If You Like Your PIN, You Can Keep Your PIN

by Mark Steyn

When Ted Cruz suggested that “Nigerian email scammers” built the Obamacare websites, the Nigerian Ambassador demanded he apologize.

However:

New problems emerged on Friday, with a Capitol Hill source drawing attention to an apparent scam in the system. The source detailed how, after telling the user the password was incorrect, the site directed the individual to a “forgot password” page — which then asked for highly personal information. 

“On that page I was asked for my check card number and my ATM pin,” the source said. “I was fairly confident this was a scam so I called customer service. After a 103 minute hold time, I was told that this was indeed a scam.”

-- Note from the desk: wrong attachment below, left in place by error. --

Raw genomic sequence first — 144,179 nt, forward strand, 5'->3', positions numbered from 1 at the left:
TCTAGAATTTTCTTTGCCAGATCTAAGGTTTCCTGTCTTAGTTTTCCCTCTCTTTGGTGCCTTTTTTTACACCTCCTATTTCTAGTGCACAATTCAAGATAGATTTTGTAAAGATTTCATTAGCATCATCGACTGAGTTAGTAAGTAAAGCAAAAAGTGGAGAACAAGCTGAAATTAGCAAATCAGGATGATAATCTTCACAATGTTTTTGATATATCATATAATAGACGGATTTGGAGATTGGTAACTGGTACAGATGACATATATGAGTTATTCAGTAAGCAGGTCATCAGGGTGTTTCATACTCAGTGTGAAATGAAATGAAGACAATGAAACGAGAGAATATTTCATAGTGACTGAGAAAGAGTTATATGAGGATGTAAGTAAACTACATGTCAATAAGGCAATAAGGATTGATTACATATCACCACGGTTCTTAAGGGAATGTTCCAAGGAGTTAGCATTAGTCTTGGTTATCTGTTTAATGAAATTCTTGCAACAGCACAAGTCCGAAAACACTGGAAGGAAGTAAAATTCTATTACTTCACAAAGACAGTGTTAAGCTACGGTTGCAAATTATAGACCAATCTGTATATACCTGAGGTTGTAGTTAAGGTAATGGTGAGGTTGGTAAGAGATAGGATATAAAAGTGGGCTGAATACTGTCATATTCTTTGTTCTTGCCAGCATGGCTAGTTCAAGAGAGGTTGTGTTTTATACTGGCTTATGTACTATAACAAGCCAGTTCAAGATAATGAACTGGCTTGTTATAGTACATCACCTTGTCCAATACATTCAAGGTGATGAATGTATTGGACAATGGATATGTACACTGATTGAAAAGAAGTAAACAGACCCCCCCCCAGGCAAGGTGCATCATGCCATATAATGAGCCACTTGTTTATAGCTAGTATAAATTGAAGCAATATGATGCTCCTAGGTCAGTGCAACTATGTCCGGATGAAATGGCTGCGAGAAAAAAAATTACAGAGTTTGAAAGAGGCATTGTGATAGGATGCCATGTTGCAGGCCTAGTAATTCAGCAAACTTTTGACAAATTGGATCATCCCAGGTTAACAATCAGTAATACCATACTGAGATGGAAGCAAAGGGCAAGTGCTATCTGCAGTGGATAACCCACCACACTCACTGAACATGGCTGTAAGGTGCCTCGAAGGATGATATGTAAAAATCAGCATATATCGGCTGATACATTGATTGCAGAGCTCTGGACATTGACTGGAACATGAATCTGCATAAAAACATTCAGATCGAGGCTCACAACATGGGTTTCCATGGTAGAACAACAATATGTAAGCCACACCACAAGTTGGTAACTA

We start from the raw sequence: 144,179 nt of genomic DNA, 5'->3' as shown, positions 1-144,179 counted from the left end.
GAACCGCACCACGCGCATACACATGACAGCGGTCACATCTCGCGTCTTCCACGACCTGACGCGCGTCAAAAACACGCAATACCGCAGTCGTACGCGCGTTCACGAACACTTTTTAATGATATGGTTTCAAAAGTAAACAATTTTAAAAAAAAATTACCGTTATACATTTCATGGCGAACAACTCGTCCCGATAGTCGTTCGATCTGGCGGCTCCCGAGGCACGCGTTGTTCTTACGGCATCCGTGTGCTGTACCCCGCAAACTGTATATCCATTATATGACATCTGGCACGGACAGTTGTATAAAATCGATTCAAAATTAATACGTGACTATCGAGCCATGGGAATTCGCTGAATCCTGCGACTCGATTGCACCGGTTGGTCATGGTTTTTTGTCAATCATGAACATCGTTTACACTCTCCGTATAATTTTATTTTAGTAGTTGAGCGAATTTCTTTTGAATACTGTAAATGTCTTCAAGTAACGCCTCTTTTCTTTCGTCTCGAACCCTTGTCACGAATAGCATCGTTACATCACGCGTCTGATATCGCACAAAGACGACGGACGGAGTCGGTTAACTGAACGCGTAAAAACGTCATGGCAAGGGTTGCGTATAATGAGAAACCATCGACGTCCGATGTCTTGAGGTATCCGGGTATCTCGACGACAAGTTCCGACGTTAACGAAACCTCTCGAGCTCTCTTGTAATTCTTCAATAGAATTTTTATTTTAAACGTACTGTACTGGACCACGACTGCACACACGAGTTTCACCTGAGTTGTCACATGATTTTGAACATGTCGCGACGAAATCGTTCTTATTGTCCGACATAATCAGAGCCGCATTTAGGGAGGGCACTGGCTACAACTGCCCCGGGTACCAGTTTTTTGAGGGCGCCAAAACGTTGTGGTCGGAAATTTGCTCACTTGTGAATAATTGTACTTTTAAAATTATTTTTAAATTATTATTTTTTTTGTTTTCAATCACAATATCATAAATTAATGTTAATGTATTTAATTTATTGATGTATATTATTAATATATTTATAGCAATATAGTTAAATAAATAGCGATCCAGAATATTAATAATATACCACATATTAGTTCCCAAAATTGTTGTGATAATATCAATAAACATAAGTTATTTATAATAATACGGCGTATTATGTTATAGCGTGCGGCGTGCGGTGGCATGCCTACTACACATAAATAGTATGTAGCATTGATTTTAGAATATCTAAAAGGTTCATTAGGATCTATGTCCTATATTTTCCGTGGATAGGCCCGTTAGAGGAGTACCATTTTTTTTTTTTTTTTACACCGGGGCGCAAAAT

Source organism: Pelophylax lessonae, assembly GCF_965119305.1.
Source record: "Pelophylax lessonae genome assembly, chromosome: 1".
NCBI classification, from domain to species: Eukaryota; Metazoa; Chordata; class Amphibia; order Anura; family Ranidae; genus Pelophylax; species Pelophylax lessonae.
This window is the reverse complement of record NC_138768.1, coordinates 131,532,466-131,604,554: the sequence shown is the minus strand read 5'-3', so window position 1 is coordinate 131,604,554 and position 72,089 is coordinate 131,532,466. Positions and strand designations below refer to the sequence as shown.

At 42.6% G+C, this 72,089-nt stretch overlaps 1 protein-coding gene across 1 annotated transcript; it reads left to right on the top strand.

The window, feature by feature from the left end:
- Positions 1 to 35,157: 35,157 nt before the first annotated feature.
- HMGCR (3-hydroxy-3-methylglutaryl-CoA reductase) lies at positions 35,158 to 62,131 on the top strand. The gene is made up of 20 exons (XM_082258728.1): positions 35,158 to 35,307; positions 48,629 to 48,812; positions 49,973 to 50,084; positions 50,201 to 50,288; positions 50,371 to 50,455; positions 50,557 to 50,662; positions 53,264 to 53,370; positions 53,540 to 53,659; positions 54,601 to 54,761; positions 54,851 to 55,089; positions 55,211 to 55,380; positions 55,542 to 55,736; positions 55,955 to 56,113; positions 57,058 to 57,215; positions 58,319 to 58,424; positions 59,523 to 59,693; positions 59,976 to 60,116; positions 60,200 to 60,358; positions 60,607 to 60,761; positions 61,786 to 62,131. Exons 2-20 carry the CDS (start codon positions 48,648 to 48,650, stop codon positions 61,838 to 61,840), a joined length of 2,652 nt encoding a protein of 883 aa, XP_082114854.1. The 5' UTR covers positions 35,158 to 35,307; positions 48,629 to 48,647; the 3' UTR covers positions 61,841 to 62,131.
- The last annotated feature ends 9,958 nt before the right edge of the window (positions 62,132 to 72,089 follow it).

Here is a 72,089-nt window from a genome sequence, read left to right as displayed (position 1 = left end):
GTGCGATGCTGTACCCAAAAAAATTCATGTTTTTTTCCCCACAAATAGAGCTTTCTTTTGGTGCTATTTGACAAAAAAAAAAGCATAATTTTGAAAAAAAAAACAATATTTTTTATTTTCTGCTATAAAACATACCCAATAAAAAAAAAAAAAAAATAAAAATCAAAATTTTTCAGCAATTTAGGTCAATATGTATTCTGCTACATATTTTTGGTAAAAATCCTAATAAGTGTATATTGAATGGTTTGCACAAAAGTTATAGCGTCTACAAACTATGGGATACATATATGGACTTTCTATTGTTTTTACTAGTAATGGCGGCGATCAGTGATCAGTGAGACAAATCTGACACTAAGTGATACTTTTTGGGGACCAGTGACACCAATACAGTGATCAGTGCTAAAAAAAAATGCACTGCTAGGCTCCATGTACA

The explanation is not exactly reassuring:

Some shoppers are being directed from the insurance website to an outside site that appears nearly identical to the real exchange, officials confirmed Friday. The fraud is widespread enough that they’re considering adding disclaimers to its website to warn users against divulging their check card or PIN numbers.

“Yes, we have heard of it. There is definitely a phishing scam from an outside source,” said Richard Sorian, a spokesman for D.C. Health Link.

Hey, don’t worry. It’s not us, just some guy who’s hijacked our website.